In early January, Joy-Ann Reid invited Pastor Mark Burns to be a guest on her MSNBC show to discuss disparaging comments that President Trump had made about Haitian and African immigrants. The pastor, a defender of Mr. Trump, refused to acknowledge a vulgarity the president had applied to those countries, as confirmed by two senators. Mr. Burns interrupted Ms. Reid when she spoke and talked over her when she tried to argue. Not one to brook insults from a guest, Ms. Reid called for a “time out” and told Pastor Burns he was wasting her time.
“You’re wasting my time,” he replied.
“Oh, well, then, if I’m wasting your time,” she said, “then goodbye.”
The interview abruptly ended.
It was a classically no-nonsense performance from Ms. Reid, 49, who has hosted “AM Joy” weekend mornings on MSNBC since 2016. She is a frequent substitute for other show hosts, including Chris Hayes and Rachel Maddow. She wrote a 2015 book on politics and race, “Fracture: Barack Obama, the Clintons and the Racial Divide” — “provocative and well-argued,” Kirkus Reviews said — and teaches a class at Syracuse University exploring race, gender and the media.
In the Trump era, Ms. Reid, the daughter of immigrants, has emerged as a heroine of the resistance to his leadership. And her forceful questioning style, matching that on conservative outlets like Fox, has resonated with MSNBC’s viewers. She is popular on social media with fans who fondly call themselves #reiders. Her morning show on Saturday averages nearly 1 million weekly viewers and, for the last four months, she has bested MSNBC’s competitor CNN, according to Nielsen, which tracks television ratings (granted, her competition then is general newsroom updates rather than another headline personality).
“Our prime directive is to constantly remind people that this is not normal and not to allow it to become mundane,” Ms. Reid said in a recent interview at MSNBC’s studios in Midtown Manhattan, referring to the architecture of the Trump presidency. Each week she makes sure to discuss the investigation into Russian meddling in the 2016 election. “We feel like one of our duties is to keep that story top of mind because it’s fundamentally about whether we truly choose our own leaders,” she said.
Ms. Reid was born in Brooklyn and raised in Denver alongside two siblings mostly by their mother, a college professor and nutritionist from British Guiana; their father left the family when she was a child for his native Democratic Republic of Congo. “He was a phone father,” Ms. Reid said. At 17, she was accepted to Harvard University, where she planned to study medicine.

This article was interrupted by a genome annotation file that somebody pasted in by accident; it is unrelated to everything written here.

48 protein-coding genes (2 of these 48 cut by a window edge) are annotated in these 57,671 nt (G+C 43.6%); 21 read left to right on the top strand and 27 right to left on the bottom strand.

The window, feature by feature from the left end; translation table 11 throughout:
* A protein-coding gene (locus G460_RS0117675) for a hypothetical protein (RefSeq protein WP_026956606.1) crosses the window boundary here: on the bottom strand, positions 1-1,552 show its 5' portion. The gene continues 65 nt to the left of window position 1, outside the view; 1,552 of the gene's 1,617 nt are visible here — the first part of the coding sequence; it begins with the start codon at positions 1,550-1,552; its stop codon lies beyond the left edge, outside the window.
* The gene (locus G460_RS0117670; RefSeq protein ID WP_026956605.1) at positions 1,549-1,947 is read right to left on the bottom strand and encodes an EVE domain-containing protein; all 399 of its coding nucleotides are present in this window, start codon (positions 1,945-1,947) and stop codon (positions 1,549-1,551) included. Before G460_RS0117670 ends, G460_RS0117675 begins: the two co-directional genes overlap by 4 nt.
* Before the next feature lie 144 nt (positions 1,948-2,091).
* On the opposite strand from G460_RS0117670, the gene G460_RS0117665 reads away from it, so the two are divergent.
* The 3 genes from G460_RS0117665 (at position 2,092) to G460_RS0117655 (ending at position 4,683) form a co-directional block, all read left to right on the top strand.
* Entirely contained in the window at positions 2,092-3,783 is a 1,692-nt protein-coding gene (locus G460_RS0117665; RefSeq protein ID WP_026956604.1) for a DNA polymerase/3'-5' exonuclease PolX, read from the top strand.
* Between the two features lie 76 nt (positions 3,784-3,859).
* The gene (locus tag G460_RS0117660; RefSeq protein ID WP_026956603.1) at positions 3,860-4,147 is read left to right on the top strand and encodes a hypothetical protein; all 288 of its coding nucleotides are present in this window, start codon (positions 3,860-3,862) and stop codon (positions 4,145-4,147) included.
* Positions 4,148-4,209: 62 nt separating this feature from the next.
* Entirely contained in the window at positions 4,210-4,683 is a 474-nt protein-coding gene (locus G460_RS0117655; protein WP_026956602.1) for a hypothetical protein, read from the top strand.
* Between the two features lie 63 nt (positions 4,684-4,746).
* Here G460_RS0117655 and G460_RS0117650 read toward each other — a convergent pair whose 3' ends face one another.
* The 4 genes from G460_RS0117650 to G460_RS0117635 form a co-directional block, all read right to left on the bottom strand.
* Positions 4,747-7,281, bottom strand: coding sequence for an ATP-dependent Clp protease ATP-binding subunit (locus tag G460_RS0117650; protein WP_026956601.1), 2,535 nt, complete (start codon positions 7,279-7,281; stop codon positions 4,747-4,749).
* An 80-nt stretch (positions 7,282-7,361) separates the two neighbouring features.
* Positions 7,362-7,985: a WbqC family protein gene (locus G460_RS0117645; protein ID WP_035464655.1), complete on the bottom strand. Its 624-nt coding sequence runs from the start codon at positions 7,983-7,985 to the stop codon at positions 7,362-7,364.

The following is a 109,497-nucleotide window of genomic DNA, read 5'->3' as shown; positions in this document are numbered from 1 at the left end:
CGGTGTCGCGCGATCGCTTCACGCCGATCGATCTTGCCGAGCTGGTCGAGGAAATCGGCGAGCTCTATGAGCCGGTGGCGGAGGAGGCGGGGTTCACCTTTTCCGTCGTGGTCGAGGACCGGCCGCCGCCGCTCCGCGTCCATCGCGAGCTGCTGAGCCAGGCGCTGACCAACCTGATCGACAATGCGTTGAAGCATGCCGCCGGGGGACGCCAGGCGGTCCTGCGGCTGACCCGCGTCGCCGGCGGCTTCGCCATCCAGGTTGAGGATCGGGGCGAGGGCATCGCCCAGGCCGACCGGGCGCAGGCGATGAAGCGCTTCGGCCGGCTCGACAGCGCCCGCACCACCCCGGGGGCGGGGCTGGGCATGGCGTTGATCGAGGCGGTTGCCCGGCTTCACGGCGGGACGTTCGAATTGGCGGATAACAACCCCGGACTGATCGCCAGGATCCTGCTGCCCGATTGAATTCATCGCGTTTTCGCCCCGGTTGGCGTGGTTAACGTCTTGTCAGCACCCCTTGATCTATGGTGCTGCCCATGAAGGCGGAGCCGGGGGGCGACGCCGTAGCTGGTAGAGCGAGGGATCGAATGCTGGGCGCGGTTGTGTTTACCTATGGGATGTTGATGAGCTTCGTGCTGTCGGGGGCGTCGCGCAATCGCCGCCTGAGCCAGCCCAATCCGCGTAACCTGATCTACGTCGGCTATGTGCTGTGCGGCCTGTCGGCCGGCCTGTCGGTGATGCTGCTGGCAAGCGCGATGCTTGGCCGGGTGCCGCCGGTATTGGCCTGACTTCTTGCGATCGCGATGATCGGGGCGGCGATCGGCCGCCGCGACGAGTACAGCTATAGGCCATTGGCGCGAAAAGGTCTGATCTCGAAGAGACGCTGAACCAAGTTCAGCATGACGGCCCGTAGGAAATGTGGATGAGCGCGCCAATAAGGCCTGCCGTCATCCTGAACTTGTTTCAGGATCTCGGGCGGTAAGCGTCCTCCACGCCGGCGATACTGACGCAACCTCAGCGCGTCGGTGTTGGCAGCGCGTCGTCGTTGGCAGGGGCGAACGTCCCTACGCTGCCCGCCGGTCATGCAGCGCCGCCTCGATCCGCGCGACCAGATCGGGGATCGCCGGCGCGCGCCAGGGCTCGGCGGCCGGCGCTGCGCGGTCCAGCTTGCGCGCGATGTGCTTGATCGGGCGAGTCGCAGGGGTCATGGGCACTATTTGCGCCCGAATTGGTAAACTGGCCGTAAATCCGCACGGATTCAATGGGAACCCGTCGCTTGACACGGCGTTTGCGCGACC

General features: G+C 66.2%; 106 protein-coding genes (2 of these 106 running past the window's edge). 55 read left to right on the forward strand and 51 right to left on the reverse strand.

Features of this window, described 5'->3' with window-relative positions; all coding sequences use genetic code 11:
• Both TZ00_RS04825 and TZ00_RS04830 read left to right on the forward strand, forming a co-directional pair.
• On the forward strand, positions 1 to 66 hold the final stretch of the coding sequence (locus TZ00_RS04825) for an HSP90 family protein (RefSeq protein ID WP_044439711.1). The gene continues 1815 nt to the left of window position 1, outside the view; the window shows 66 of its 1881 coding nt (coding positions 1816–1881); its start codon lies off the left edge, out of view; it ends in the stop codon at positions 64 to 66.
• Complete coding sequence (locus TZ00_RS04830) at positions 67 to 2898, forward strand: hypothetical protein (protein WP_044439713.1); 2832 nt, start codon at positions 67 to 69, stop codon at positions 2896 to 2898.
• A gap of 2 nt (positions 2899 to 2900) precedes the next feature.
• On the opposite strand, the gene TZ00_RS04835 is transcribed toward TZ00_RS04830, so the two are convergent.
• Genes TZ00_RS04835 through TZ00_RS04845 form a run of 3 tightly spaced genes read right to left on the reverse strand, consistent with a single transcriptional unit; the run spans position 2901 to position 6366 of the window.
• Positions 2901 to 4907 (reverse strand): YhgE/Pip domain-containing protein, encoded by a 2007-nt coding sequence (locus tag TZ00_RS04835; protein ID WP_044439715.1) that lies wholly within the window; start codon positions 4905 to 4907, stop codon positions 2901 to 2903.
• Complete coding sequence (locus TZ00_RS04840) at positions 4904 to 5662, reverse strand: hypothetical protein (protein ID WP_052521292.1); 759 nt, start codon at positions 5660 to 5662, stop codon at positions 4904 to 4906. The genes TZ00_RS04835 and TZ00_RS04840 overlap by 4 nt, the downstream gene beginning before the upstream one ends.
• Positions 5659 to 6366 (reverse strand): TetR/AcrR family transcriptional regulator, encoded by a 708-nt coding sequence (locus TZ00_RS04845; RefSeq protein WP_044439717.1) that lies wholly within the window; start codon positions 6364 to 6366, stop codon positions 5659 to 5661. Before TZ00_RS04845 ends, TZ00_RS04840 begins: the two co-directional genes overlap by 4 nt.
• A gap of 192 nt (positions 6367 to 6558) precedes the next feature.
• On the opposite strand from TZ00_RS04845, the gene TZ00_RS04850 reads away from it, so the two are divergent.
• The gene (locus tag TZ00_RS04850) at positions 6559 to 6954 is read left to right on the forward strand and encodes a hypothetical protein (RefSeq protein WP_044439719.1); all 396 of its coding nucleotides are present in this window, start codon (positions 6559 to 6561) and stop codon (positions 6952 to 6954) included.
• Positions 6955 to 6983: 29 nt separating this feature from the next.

But her mother died of breast cancer three weeks before school started. “I failed a bunch of classes,” Ms. Reid said. “I was just depressed.” She took a year off, returned to Brooklyn — staying with an aunt and working a temp job at Columbia Pictures — and then switched her major to documentary filmmaking.
“I was thinking Hollywood movies,” she said. “Come to find out Harvard doesn’t do that. So I had to study documentary.”
Ms. Reid had also always been captivated by politics. In the late 1990s she moved to Miami to write for a local television morning show. There, she became a fixture among South Florida lawmakers. She was involved in minority outreach for voter education and blogged. In 2005 she met James Thomas, a longtime disc jockey and radio veteran known as James T, who hired her to produce a talk radio show for listeners in the black community.
“I had to convince her of the power we had in radio in Miami,” Mr. Thomas said in an interview. “We were going to go to places people didn’t want to go.” This included Opa-locka, a town marred by gang violence and political corruption whose residents she interviewed. “We had Lou Dobbs on and Marco Rubio,” Mr. Thomas said, laughing, referring to the conservative Fox News host and the Republican Florida senator. “She loved to debate.”
In 2011, Ms. Reid was named managing editor of theGrio.com, a news and analysis website aimed at an African-American audience. (By then she was also writing op-ed columns for The Miami Herald and appearing as a commentator on cable news.) Chris Witherspoon, now a correspondent for the movie ticket seller Fandango.com, was rewriting news briefs for the site when she arrived. “Joy said, ‘You are way too fabulous to be behind your desk,’” he recalled. She promoted him to entertainment editor.
When the singer Whitney Houston died in 2012, MSNBC called Ms. Reid to speak about it on camera, Mr. Witherspoon said. “Joy said, ‘I think you should do it,’” he recalled. He did so for a week and went on to appear on other talk and news shows. Ms. Reid, he said, “gave me my voice when I didn’t have one of my own.”
Despite a hectic schedule, Ms. Reid makes time for an extended family. “She is very girlfriend-y,” said Jacque Reid, a television personality who is not related to Joy but has been close with her for a long time. She remembered a party her friend, who lives in Brooklyn, had in December. There were some celebrities, sure. “She also had the women who helped raise her, her cousins and their children. Those are the V.I.P.s in her life.”